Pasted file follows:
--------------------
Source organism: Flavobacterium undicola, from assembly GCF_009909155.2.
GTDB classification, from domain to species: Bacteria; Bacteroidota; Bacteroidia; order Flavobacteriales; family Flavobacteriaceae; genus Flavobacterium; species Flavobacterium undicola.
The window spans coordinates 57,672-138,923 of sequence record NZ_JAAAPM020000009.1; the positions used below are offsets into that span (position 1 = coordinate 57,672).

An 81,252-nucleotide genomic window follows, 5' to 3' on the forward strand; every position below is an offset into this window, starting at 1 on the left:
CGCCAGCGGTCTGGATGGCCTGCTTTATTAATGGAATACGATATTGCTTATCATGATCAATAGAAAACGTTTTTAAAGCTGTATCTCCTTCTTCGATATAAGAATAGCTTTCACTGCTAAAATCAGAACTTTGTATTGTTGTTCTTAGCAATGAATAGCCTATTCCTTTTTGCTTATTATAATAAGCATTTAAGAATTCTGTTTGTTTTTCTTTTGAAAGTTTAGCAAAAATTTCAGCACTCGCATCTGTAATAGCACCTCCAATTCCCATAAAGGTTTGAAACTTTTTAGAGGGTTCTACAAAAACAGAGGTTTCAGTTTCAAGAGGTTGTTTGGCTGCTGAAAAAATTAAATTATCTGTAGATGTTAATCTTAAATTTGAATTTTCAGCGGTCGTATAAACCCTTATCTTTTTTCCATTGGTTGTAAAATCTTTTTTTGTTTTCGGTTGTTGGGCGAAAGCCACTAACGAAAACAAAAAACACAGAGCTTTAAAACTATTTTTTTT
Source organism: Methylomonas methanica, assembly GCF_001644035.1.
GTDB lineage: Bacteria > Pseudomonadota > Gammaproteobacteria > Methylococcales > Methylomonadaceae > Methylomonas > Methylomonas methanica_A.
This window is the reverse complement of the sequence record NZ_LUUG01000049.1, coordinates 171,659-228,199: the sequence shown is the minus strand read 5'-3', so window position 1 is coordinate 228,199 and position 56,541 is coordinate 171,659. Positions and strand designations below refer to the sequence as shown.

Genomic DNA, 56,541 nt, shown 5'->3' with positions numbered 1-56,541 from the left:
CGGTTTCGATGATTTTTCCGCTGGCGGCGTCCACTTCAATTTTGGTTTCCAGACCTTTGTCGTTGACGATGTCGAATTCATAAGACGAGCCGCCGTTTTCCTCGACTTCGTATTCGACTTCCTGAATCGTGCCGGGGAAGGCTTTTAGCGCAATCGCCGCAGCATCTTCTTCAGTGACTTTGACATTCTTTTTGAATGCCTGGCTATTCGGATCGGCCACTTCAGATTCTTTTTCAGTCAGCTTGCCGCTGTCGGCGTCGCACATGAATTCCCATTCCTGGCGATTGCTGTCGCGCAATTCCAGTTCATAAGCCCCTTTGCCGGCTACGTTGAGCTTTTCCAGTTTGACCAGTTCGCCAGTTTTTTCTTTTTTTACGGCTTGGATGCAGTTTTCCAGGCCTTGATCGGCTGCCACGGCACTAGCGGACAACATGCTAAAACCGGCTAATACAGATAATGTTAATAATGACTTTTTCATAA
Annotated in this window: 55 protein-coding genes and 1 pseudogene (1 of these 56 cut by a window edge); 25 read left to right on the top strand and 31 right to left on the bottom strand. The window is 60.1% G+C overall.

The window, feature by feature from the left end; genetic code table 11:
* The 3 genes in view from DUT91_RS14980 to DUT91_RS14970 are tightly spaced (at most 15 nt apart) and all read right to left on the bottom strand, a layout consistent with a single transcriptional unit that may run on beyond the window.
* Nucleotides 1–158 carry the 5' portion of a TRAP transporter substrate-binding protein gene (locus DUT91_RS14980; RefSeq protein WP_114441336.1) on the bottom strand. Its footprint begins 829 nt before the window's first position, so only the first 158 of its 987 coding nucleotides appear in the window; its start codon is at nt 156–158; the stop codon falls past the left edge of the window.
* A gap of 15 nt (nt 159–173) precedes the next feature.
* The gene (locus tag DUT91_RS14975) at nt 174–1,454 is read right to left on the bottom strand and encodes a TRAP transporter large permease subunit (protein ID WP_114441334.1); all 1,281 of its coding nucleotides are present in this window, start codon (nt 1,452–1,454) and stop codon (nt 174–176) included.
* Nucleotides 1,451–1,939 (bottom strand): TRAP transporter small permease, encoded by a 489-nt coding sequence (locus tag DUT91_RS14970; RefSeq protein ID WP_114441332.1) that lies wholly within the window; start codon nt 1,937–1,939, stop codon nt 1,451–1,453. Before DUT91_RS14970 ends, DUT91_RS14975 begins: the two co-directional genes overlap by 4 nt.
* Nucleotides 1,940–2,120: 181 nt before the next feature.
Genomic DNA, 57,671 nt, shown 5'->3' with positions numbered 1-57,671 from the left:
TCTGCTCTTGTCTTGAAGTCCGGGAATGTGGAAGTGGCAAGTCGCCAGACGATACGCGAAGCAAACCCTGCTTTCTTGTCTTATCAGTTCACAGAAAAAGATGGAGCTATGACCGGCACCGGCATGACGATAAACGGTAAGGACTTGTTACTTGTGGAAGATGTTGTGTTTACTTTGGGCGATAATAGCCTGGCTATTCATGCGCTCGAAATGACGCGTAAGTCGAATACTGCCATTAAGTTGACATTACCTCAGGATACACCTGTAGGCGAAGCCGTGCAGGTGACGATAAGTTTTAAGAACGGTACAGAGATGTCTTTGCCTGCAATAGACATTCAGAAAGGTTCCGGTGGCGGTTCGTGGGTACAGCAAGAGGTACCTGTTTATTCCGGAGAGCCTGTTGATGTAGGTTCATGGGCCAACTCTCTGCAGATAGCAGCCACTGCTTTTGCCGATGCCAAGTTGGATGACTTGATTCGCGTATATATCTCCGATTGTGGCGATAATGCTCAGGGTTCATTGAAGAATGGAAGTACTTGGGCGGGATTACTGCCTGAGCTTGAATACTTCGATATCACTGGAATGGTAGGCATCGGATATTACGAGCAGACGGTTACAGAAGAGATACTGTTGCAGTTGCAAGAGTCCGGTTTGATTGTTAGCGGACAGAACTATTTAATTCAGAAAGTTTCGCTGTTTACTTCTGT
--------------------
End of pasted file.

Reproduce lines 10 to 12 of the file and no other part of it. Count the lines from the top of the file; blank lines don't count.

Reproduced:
CGGTTTCGATGATTTTTCCGCTGGCGGCGTCCACTTCAATTTTGGTTTCCAGACCTTTGTCGTTGACGATGTCGAATTCATAAGACGAGCCGCCGTTTTCCTCGACTTCGTATTCGACTTCCTGAATCGTGCCGGGGAAGGCTTTTAGCGCAATCGCCGCAGCATCTTCTTCAGTGACTTTGACATTCTTTTTGAATGCCTGGCTATTCGGATCGGCCACTTCAGATTCTTTTTCAGTCAGCTTGCCGCTGTCGGCGTCGCACATGAATTCCCATTCCTGGCGATTGCTGTCGCGCAATTCCAGTTCATAAGCCCCTTTGCCGGCTACGTTGAGCTTTTCCAGTTTGACCAGTTCGCCAGTTTTTTCTTTTTTTACGGCTTGGATGCAGTTTTCCAGGCCTTGATCGGCTGCCACGGCACTAGCGGACAACATGCTAAAACCGGCTAATACAGATAATGTTAATAATGACTTTTTCATAA
Annotated in this window: 55 protein-coding genes and 1 pseudogene (1 of these 56 cut by a window edge); 25 read left to right on the top strand and 31 right to left on the bottom strand. The window is 60.1% G+C overall.

The window, feature by feature from the left end; genetic code table 11: